Hey, this is John Ortberg. And I wanna talk to you today about a real problem we have. And when I say we have, I mean, I have, although I think it’s a broader problem. I think we have it as a nation. I think it’s in our politics. I think it is online in spades and it is the problem of dismissing people with whom I disagree of, rejecting them, of even wanting to reject them without seeking to deeply understand them, of closing my heart off to people. And ironically, very often I do this, we do this because there’s another group of people that I think of as attractive or powerful or influential. And I want to identify with them. I want to be a part of their tribe. So I don’t want to be a part of that tribe. Now that notion of us versus them in the Bible is known as worldliness.
It is a part of the world. Often our day, when people hear that word worldly, it’s not used too much. And it will evoke for people, thoughts of styles, of dress or sexual appetites or physical appetite, something that’s relatively superficial, but really it simply means the system of human thought and behavior. When it is set up in opposition to God, apart from the way that God wants things to be the world is kind of anti SHA alone and that desire to exclude people, to reject people without thoughtfulness is a deep part of worlds. I, I talked not too long ago about CS Lewis’s essay, the inner ring, and how the desire to be a part of the inner ring I’m in. You are out prompts people to do very bad things. So in the screw tape letters, here’s the passage I wanna read about this aspect of worldliness today.
Screw tape is writing about how wormwood patient, the human being wants to be part of the inner ring. How should we deal with that? He says the first thing is to delay as long as possible, the moment at which he realizes this new pleasure being in the inner ring with people who will lead me in the wrong direction is a temptation. Since the enemy servants have been preaching about the world as one of the great standard temptations for 2000 years, this might seem difficult to do, but fortunately they have said very little about the world for the last few decades in modern Christian writings though, I see much indeed more than I like about Mamon. That is money. I see few of the old warnings about worldly vanities. How do I look? The choice of friends who’s influencing me and the value of time, what do I do with each moment? How do I find God in it? This is so fascinating. All that screw tape rights, your patient would probably classify as puritanism and may remark in passing that the value we have given to that word puritanism is one of the really solid triumphs of the last hundred years by it. We rescue annually thousands of humans from temperance chastity and sobriety of life.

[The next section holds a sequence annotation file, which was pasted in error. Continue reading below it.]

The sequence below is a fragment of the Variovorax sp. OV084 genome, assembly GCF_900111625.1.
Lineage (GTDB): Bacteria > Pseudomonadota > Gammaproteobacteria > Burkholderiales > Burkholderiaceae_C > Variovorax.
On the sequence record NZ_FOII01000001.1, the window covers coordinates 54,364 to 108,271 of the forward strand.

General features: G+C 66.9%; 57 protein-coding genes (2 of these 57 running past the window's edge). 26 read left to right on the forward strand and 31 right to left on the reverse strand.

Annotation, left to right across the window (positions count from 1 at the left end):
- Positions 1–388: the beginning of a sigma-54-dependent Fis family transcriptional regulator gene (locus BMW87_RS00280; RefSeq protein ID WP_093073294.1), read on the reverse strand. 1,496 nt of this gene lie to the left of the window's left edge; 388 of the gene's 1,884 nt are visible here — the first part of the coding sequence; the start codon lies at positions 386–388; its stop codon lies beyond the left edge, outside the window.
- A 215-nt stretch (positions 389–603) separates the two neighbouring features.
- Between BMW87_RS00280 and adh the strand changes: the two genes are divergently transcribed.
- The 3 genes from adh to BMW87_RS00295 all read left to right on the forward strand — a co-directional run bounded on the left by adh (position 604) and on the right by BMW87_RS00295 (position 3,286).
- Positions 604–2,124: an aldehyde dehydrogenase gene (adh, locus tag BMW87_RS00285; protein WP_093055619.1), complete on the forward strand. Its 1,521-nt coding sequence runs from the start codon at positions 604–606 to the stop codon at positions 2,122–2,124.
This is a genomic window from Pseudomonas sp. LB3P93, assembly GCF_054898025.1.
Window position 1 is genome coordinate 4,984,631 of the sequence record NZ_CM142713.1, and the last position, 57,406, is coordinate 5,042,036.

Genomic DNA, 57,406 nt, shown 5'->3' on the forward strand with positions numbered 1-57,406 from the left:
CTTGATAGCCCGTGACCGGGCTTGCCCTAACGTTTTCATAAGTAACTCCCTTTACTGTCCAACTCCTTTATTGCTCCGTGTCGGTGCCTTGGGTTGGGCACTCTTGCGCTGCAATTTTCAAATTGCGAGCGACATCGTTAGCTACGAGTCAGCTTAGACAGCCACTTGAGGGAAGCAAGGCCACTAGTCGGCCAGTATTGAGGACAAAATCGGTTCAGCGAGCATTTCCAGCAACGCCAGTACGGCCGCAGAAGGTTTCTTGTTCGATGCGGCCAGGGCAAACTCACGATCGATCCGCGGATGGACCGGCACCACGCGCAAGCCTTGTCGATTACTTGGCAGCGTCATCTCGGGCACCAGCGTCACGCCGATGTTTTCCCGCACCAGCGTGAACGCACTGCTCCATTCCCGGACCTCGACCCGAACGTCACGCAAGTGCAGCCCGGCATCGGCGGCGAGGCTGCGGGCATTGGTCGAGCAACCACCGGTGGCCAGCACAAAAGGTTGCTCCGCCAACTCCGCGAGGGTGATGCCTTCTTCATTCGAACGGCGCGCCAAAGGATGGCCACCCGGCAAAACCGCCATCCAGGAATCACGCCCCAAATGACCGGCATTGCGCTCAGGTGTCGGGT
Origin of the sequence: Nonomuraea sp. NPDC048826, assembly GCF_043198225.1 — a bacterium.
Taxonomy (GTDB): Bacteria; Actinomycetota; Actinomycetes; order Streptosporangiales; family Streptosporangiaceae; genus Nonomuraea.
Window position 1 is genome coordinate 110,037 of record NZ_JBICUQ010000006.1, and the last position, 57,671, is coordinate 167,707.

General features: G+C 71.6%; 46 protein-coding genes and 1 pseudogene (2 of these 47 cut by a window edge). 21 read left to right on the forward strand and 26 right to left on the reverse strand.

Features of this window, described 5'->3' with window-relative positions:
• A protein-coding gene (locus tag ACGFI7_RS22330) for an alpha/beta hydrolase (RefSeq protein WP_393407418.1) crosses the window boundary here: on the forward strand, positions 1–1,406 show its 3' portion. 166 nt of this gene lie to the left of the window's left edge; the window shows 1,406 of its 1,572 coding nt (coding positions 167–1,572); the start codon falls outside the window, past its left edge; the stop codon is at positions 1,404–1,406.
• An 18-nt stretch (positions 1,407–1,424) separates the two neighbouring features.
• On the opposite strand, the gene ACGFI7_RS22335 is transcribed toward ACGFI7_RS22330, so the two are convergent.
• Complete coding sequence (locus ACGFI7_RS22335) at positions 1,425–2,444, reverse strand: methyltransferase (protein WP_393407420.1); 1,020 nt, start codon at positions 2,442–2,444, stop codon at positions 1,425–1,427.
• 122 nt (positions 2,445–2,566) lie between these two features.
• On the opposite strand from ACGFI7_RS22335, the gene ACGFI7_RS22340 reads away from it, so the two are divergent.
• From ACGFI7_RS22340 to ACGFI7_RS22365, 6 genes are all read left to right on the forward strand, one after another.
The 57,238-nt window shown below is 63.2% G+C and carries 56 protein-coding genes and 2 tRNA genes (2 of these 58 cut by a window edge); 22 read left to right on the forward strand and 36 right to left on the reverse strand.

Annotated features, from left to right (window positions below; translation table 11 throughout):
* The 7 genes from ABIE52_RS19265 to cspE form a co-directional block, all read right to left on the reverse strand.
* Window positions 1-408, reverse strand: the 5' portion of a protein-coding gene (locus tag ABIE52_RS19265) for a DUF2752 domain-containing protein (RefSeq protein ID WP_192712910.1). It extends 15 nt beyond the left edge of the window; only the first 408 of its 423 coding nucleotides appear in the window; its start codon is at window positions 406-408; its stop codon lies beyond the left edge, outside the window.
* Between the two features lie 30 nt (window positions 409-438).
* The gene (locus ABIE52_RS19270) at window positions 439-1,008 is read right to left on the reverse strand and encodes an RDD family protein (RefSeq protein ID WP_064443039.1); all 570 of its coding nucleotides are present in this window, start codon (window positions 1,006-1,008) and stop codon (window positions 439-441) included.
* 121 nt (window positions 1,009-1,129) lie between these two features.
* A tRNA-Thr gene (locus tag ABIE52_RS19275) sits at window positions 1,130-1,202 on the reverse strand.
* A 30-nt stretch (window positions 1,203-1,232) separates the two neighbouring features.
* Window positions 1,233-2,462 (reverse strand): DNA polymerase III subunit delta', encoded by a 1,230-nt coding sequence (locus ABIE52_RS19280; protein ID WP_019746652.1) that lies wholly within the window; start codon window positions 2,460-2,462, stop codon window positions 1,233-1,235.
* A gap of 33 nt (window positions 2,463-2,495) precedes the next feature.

I was reading recently a book by Ellen Jacobs, how to think. And he cites an essay, a wonderful essay by Marilyn Robinson. You might know her as the author of Gilead called, uh, Puritans and PRS. And she writes about how in our day, the term Purin has just become a standard insult for somebody, but it’s not based on knowledge that actually the Puritans were quite a vibrant people. They did not go around dressed in black. They didn’t carry crosses. They were actually less theocratic. She writes than Anglicans and Catholics who were in charge of much of Europe. They had a looser set of rules. They were, in fact, she said the most progressive people on the earth until the end of the 19th century. And yet ironically in our day, Puritan has become a term of disparagement to imply that somebody is rigid narrow-minded joyless. And she notes that actually, when we use the term Puritan in that way, we are exhibiting the very characteristics that we mistakenly accuse the Puritans of. So she asked, why do we do that? Well, she says, we disparage people about whom we have little or no information or knowledge because we look forward to the reward of expressing a socially approved opinion.
That is Jacob’s rights. We deploy the accusation of puritanism, cuz we know the people we’re talking to will share our disparagement of puritanism and will approve of us for invoking it. Whether the term is we use it has any significant relationship to the reality of pur and actions and beliefs is totally irrelevant. The word doesn’t have any meaning as such, certainly not any historical validity. It’s more like the password to get into the clubhouse. I use this word, I disparage this group to demonstrate my membership in the inner ring. Robinson, further comments, this kind of usage demonstrates how effectively such consensus can close off a subject from inquiry, which may be the most important point of all. The more useful a term is for marking my inclusion in a group. The less interest that I will be in testing the validity of my use of that term against well against any kind of standard people who like accusing others of puritanism, have a fairly serious investment.